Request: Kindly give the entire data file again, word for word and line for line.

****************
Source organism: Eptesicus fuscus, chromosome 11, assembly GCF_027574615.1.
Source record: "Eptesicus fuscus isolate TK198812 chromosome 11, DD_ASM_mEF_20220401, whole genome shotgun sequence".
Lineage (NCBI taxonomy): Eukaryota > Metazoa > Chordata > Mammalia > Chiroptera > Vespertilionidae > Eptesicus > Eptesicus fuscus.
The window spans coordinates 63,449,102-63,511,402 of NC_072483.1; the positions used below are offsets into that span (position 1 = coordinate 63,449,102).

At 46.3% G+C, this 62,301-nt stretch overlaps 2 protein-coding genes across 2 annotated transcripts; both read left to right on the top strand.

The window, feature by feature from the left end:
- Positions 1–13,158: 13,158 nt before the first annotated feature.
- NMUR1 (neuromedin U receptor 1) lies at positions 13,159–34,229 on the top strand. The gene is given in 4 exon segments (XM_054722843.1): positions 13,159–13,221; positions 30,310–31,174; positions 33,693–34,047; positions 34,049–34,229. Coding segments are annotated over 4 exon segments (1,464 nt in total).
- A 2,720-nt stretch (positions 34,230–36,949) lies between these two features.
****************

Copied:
Source organism: Eptesicus fuscus, chromosome 11, assembly GCF_027574615.1.
Source record: "Eptesicus fuscus isolate TK198812 chromosome 11, DD_ASM_mEF_20220401, whole genome shotgun sequence".
Lineage (NCBI taxonomy): Eukaryota > Metazoa > Chordata > Mammalia > Chiroptera > Vespertilionidae > Eptesicus > Eptesicus fuscus.
The window spans coordinates 63,449,102-63,511,402 of NC_072483.1; the positions used below are offsets into that span (position 1 = coordinate 63,449,102).

At 46.3% G+C, this 62,301-nt stretch overlaps 2 protein-coding genes across 2 annotated transcripts; both read left to right on the top strand.

The window, feature by feature from the left end:
- Positions 1–13,158: 13,158 nt before the first annotated feature.
- NMUR1 (neuromedin U receptor 1) lies at positions 13,159–34,229 on the top strand. The gene is given in 4 exon segments (XM_054722843.1): positions 13,159–13,221; positions 30,310–31,174; positions 33,693–34,047; positions 34,049–34,229. Coding segments are annotated over 4 exon segments (1,464 nt in total).
- A 2,720-nt stretch (positions 34,230–36,949) lies between these two features.